5 Strategies to Improve Collaboration for a Healthy Small Business Team

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“Not finance. Not strategy. Not technology. It is teamwork that remains the ultimate competitive advantage, both because it is so powerful and so rare.”  – Pat Lencioni

 

 

If you’ve read any of Pat Lencioni’s books, you’d believe in the power of a healthy team. And the last thing you would want is for your team to become a siloed organization closed off from innovative thinking.

 

When your team is small, each member plays a vital role in the overall success of the business. A healthy team insures each person’s voice is heard and valued. And a healthy team understands that in addition to a shared set of values, the right mindset, qualities, and tools are needed to accomplish company objectives.

 

If you want your team to advance your family-owned business in the right direction, it’s essential to find ways to improve collaboration. Below, I share five strategies that will get you there!

 

 

1. Define a Healthy Team

Another crucial step in boosting collaboration is ensuring all of your employees understand what a healthy team is and does. Ideally, your team (and typically I’m referring to the leadership team, executive team, and management team) is a group of people with diverse and complementary skills where everyone is working toward a common and well-defined vision.

 

Also, team members should show dedication to achieving your company’s vision and communicating with other team members clearly and effectively. Having a shared set of values and living those values is a great way to define what a healthy team sounds like, which takes us to establishing your standards.

 

 

2. Establish Your Standards

Your team must also establish the group and personal performance standards. Here’s where a shared set of values makes a huge difference in garnering a competitive advantage. One company, for instance, has “Say Please and Thank You’ as one of its established standards. I’ve applied this standard in my company and have found teammates are more respectful and feel more appreciated on a consistent basis, which I appreciate as a leader of my small company.

 

When everyone is sharing a common behavior and shows a commitment to the established standards, trust and trustworthiness become the standard, which makes people feel good, appreciated, and valued.

 

Individuals and the team benefit when you review mistakes together. These mistakes become learning opportunities each time one of your team members (or the team as a whole) experiences failure. Taking some time to determine what you can learn from it will also help to build trust and cooperation among the group.

 

 

3. Foster Cooperation

Along with setting standards, nurture your team’s cooperation with clear goals that have milestones toward success. Making sure all team members frequently interact with one another will foster cooperation. Prioritizing honesty and integrity, while vitally important (Note: I don’t recommend having these as written values since these are table stakes in any company today) ensures that each employee understands what’s required to hold up their end of any agreements made.

 

By intentionally making and keeping agreements, each of your team members can build a track record of trustworthiness. Remember each team member has a different story and comes from a different background. So, encourage your employees to consider others in their language, tone, and behaviors.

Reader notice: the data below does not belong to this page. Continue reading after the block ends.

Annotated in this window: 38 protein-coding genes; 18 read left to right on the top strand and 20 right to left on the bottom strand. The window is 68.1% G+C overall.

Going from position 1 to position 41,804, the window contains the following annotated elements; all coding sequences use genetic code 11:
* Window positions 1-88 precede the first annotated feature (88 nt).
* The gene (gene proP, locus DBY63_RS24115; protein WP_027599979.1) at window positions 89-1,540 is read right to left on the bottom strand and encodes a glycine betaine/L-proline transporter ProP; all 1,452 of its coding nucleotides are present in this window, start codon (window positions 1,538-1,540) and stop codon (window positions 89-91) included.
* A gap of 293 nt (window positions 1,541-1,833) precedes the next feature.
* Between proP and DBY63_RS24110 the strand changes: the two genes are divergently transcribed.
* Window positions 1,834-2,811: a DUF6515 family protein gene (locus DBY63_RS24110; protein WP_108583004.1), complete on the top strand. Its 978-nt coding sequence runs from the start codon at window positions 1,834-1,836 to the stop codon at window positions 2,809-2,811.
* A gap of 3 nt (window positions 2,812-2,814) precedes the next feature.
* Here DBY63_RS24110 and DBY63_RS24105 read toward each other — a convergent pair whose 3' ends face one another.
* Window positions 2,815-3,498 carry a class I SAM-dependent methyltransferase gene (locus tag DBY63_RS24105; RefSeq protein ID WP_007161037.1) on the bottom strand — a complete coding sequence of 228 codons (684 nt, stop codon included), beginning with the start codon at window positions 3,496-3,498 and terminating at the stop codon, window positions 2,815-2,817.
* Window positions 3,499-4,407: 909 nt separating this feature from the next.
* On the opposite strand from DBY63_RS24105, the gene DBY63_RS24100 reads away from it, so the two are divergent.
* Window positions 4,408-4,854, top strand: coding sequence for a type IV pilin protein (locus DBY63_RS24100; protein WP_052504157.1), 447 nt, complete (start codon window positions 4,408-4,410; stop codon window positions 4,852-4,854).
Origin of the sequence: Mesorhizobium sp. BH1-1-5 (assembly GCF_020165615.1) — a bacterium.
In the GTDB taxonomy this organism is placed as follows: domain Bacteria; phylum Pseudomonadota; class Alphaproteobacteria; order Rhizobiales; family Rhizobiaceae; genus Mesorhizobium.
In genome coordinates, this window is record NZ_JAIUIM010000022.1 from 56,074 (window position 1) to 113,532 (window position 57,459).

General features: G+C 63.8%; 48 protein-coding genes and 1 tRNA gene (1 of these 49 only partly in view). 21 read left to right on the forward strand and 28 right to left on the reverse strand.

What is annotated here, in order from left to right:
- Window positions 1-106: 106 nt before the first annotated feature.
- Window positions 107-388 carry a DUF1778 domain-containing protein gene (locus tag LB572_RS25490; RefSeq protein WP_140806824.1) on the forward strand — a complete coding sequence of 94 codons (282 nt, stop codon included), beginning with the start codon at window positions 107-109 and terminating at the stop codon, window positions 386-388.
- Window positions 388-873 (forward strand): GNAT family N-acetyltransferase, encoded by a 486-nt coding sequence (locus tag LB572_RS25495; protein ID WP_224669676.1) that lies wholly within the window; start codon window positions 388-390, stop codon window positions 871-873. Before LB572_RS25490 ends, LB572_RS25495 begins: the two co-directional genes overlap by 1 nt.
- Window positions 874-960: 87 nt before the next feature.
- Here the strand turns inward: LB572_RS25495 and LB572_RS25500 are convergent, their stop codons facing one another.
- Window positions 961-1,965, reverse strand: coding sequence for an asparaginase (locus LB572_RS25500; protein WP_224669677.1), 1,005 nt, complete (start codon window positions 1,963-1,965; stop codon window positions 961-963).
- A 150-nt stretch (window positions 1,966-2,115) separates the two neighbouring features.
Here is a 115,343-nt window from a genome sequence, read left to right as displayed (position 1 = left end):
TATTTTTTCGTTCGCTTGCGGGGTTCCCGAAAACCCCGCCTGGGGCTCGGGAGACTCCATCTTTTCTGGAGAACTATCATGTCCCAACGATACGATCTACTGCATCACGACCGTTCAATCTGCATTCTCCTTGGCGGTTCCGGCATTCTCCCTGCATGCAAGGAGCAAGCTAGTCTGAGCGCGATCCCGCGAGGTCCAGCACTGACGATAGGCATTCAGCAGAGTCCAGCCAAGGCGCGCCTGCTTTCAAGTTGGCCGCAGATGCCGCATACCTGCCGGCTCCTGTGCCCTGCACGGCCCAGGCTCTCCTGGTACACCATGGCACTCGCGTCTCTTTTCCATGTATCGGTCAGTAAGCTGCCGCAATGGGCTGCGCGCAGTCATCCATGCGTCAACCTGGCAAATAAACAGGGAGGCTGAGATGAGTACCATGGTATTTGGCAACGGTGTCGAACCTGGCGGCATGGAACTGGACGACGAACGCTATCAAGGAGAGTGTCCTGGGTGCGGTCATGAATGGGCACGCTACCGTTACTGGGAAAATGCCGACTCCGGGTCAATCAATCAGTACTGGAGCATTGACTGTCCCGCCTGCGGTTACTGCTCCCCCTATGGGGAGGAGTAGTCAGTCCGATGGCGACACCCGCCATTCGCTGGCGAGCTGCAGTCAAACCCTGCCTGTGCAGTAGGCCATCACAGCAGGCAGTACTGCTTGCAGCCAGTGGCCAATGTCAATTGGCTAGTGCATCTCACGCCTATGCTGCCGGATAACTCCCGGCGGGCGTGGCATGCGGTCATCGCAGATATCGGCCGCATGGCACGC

4. Hold Weekly Meetings

Holding weekly meetings lasting 60-90 minutes with the same structured agenda each week has proven to be helpful to teams in getting and staying on the same page. Following a format like this helps team members prepare for the meeting and know what’s expected of them:

 

Meeting Agenda

 

  • 5 minutes Good News Share professional and personal good news to connect with the team and give appreciation to others.
  • 5 Minutes Company Quarterly Priorities Review the status of quarterly priorities and KPIs and identify any challenges and/or opportunities.
  • 5 Minutes Team Member & Customer Feedback Review recent feedback from ongoing team members and customer feedback that should be addressed.
  • 45 Minutes One or Two Topics Use the time to review, discuss, brainstorm, and decide next steps on topics of importance and relevance.
  • 5 Minutes To Do List Review the action-items captured on the WWW worksheet and enter action items into your tracking program.
  • 5 Minutes Meeting Rating (1-10) Ask each attendee to rate the effectiveness of the meeting from 1-10 (1 = horrible, 10 = outstanding) and discuss the results. Check-in, go over last meetings to-do list, review the weekly scorecard and accomplishments of any milestones on individual and company quarterly priorities, review any customer or employee issues, and then spend the majority of the meeting processing issues that need to be addressed, discussed, and solved.

 

 

5. Use Software to Hold the Team Together

We use software systems to keep the team and the information together. We like and recommend Traction Tools (Traction Tools is an official sponsor of my Disruptive Successor Show), but have had success with programs like Align Today or Metronome Software to track all of the above items, keep a history, and have it as a central place for tracking your progress on business plans, etc.

 

Collaboration is the key to business success. Implement the five strategies above and you might be surprised by how quickly your team becomes more productive, efficient, and cooperative. And keep researching other methods of fostering healthy collaboration among your team.

 

 

Interested in having an evaluation of your team?

 

We can help you build a healthier team to increase your competitive advantage.

 

Schedule a free call today.